Athanasiou, the past president of the Biomedical Engineering Society, is working on engineering cartilage that does not require scaffolding for use in the knee and the jaw. "We have discovered that when it comes to cartilage tissue engineering, we can make tissue that looks like real tissue and has all the characteristics of real tissue without using scaffolding," he says.
Using cartilage cells from donors, he has grown scaffoldless cartilage of various shapes and contours in vitro, which means that osteoarthritis could eventually be treated by resurfacing the entire joint with newly grown cartilage.
That doesn't mean there aren't obstacles. The issue of rejection - because the cells are not compatible with the patient - is looming on the horizon, but the risk may not be as severe with cartilage as it is with other tissues. "We can tissue-engineer the structures," Athanasiou says. "The problem that we are faced with - between what we're making now and turning this into a patient-specific product - is the sources of cells we have to use."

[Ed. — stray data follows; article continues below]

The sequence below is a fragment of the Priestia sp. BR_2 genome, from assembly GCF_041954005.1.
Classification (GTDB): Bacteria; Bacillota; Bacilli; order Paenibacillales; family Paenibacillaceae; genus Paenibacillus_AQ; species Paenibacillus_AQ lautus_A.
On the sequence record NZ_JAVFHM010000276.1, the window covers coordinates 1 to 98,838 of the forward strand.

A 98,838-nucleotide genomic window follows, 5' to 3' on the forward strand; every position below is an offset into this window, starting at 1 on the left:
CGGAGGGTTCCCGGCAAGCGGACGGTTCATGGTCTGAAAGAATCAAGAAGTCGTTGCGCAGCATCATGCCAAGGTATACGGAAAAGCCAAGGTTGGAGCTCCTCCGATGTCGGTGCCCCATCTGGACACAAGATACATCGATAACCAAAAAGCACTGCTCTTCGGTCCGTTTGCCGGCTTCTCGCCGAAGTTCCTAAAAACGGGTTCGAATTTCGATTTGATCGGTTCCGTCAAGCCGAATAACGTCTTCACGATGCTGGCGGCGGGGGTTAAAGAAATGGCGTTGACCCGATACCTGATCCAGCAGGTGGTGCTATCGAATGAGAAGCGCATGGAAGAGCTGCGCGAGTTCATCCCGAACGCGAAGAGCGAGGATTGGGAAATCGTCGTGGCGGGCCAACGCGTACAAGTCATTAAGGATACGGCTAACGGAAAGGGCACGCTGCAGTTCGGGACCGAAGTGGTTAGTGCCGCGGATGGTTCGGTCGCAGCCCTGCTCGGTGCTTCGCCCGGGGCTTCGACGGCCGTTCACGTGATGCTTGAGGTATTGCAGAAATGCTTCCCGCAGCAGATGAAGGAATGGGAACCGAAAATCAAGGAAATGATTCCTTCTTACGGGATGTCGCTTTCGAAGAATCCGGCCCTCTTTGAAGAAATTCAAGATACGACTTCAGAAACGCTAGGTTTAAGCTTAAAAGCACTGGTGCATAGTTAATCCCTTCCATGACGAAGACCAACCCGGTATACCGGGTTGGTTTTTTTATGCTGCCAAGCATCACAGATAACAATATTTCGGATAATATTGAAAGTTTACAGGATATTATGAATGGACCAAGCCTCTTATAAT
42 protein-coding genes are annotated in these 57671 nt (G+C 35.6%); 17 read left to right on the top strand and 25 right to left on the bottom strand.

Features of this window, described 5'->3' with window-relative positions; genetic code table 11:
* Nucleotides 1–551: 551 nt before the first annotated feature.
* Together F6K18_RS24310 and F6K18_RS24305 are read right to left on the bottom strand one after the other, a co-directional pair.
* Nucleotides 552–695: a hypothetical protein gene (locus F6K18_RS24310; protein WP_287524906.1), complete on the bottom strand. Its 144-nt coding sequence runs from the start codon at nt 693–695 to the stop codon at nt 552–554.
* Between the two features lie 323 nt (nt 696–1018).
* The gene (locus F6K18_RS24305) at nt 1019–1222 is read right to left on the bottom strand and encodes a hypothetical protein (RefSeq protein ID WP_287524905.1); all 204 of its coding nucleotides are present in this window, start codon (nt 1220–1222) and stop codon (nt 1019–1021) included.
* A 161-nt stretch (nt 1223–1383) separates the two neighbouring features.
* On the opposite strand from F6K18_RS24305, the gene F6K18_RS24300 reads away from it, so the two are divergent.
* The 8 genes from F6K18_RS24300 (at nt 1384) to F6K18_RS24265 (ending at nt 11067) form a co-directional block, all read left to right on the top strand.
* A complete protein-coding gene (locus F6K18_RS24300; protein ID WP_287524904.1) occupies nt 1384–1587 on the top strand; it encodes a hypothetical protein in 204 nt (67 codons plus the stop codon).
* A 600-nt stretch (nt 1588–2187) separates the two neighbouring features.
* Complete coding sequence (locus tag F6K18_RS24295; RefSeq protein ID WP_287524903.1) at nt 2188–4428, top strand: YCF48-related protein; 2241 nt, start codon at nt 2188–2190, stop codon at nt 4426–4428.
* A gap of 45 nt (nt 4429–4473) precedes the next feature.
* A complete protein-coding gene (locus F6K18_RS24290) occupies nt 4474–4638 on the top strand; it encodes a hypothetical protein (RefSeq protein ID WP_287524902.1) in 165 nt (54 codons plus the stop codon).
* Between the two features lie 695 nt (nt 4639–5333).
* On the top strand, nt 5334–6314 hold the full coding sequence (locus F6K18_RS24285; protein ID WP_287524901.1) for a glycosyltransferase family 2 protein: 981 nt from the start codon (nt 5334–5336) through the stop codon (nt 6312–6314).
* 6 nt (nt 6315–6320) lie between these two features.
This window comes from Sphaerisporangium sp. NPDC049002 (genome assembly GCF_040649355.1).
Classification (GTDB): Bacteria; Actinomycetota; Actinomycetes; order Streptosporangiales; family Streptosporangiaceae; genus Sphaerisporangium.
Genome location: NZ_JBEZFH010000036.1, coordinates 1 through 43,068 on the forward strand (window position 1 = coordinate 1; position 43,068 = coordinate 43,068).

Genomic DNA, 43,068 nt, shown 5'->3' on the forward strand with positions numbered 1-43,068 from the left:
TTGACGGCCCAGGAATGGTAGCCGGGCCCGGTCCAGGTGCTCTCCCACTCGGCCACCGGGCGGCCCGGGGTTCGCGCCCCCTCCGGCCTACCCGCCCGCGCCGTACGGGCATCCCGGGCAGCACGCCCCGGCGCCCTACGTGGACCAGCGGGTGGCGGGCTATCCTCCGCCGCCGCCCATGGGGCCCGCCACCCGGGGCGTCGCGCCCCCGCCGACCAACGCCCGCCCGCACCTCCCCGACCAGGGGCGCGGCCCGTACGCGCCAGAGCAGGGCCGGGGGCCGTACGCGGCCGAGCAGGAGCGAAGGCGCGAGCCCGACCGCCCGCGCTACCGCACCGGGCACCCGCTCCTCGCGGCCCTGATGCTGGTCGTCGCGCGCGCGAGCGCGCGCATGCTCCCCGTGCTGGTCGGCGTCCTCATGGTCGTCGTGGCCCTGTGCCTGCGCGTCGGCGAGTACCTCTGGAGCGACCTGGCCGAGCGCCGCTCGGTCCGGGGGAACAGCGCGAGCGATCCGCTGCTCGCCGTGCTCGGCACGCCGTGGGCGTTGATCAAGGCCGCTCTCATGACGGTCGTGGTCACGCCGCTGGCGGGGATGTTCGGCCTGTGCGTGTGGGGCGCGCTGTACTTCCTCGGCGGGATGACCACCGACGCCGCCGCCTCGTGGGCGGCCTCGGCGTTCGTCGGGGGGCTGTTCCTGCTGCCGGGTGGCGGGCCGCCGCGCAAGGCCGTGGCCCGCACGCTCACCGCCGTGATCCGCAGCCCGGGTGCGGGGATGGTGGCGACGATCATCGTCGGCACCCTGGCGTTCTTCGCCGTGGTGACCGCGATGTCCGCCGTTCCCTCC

They have been using bone marrow cells and human embryonic stem cells, which are limited and controversial. One of the recent research interests is to begin using skin cells. "Clearly," Athanasiou says, "that would be a boon."
ANSETH AND ATHANASIOU are reluctant to predict when their technologies will become commonplace. "If we stay with cartilage, I believe we are within five years of seeing the applicability of that work," Athanasiou says.
Cartilage, bone, and skin (which Anseth's group has created) are just the beginning. Anseth is also working on engineering tissue heart valves that have the ability to grow, which would replace current methods and offer a striking possibility for children born with heart-valve defects. That is the ultimate, of course - regenerating organs such as hearts, livers, and kidneys. There are more than 40,000 people in need of heart transplants in the United States annually, but only 2,000 to 3,000 donor hearts are available each year for such transplants.